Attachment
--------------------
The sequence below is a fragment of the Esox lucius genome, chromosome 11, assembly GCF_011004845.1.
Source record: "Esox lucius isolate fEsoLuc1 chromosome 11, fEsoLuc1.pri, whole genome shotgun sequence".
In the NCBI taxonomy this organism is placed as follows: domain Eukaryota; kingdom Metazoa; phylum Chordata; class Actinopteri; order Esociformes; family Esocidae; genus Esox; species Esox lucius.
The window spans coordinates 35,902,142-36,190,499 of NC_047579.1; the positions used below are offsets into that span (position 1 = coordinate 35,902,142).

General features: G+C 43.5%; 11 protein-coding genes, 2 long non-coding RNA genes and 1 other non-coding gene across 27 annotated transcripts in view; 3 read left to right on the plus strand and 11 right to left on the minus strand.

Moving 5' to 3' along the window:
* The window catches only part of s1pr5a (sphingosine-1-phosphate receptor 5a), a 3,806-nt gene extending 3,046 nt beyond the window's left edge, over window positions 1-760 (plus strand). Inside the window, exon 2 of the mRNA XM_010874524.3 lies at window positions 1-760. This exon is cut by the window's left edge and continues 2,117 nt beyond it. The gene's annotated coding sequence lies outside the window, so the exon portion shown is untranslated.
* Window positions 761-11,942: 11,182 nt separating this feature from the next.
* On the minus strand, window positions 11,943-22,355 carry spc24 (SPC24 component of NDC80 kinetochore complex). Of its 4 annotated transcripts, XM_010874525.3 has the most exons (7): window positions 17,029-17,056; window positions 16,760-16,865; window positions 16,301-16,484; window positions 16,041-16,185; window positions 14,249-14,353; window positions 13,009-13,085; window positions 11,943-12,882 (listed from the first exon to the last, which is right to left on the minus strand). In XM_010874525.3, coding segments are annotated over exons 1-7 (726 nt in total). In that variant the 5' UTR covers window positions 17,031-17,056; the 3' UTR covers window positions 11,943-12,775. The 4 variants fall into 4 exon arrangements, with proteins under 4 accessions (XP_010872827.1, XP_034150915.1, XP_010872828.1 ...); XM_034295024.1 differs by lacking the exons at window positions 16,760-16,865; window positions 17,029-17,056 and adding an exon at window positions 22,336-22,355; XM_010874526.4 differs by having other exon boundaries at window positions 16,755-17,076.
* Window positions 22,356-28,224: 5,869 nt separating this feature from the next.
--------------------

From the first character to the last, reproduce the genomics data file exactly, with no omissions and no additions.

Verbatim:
The sequence below is a fragment of the Esox lucius genome, chromosome 11, assembly GCF_011004845.1.
Source record: "Esox lucius isolate fEsoLuc1 chromosome 11, fEsoLuc1.pri, whole genome shotgun sequence".
In the NCBI taxonomy this organism is placed as follows: domain Eukaryota; kingdom Metazoa; phylum Chordata; class Actinopteri; order Esociformes; family Esocidae; genus Esox; species Esox lucius.
The window spans coordinates 35,902,142-36,190,499 of NC_047579.1; the positions used below are offsets into that span (position 1 = coordinate 35,902,142).

General features: G+C 43.5%; 11 protein-coding genes, 2 long non-coding RNA genes and 1 other non-coding gene across 27 annotated transcripts in view; 3 read left to right on the plus strand and 11 right to left on the minus strand.

Moving 5' to 3' along the window:
* The window catches only part of s1pr5a (sphingosine-1-phosphate receptor 5a), a 3,806-nt gene extending 3,046 nt beyond the window's left edge, over window positions 1-760 (plus strand). Inside the window, exon 2 of the mRNA XM_010874524.3 lies at window positions 1-760. This exon is cut by the window's left edge and continues 2,117 nt beyond it. The gene's annotated coding sequence lies outside the window, so the exon portion shown is untranslated.
* Window positions 761-11,942: 11,182 nt separating this feature from the next.
* On the minus strand, window positions 11,943-22,355 carry spc24 (SPC24 component of NDC80 kinetochore complex). Of its 4 annotated transcripts, XM_010874525.3 has the most exons (7): window positions 17,029-17,056; window positions 16,760-16,865; window positions 16,301-16,484; window positions 16,041-16,185; window positions 14,249-14,353; window positions 13,009-13,085; window positions 11,943-12,882 (listed from the first exon to the last, which is right to left on the minus strand). In XM_010874525.3, coding segments are annotated over exons 1-7 (726 nt in total). In that variant the 5' UTR covers window positions 17,031-17,056; the 3' UTR covers window positions 11,943-12,775. The 4 variants fall into 4 exon arrangements, with proteins under 4 accessions (XP_010872827.1, XP_034150915.1, XP_010872828.1 ...); XM_034295024.1 differs by lacking the exons at window positions 16,760-16,865; window positions 17,029-17,056 and adding an exon at window positions 22,336-22,355; XM_010874526.4 differs by having other exon boundaries at window positions 16,755-17,076.
* Window positions 22,356-28,224: 5,869 nt separating this feature from the next.